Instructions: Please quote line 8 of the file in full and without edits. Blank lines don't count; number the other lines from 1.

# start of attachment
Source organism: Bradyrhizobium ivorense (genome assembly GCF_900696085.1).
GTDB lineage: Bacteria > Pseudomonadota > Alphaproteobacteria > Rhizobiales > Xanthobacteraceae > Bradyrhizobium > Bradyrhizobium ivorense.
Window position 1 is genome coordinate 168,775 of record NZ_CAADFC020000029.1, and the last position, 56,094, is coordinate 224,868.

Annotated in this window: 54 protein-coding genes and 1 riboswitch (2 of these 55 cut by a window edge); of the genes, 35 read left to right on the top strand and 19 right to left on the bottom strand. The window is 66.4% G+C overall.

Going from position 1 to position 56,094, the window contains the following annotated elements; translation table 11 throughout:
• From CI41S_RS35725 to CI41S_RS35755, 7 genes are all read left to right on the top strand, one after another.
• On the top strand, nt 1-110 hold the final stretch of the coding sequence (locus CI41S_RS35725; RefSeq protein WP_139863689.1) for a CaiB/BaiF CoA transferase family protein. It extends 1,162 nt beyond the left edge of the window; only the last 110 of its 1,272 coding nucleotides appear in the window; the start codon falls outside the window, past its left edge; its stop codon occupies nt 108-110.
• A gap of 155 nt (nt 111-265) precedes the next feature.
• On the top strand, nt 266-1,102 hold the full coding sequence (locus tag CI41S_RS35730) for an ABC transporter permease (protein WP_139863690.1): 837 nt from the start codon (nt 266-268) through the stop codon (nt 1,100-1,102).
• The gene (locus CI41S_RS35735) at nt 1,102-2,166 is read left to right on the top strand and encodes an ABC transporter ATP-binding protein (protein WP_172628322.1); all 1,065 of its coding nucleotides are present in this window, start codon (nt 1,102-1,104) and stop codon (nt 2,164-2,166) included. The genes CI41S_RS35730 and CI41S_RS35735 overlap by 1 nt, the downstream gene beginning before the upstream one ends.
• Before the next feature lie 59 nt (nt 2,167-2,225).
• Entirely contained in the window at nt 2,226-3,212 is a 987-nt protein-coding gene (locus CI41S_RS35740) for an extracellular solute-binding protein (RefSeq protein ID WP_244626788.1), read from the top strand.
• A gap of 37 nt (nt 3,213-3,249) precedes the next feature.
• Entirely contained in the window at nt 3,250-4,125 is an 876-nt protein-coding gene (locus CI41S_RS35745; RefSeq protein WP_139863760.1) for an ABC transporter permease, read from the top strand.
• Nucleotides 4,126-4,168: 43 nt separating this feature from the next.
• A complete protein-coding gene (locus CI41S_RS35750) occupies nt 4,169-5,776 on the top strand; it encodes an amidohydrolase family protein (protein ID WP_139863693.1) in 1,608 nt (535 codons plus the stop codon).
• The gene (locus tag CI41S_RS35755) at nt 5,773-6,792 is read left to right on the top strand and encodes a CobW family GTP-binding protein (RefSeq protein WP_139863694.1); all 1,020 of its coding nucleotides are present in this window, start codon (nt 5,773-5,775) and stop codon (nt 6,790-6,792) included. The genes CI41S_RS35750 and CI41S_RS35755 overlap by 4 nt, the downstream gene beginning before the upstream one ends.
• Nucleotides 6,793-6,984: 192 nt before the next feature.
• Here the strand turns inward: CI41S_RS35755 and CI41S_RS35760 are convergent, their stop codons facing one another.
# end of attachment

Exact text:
• A gap of 155 nt (nt 111-265) precedes the next feature.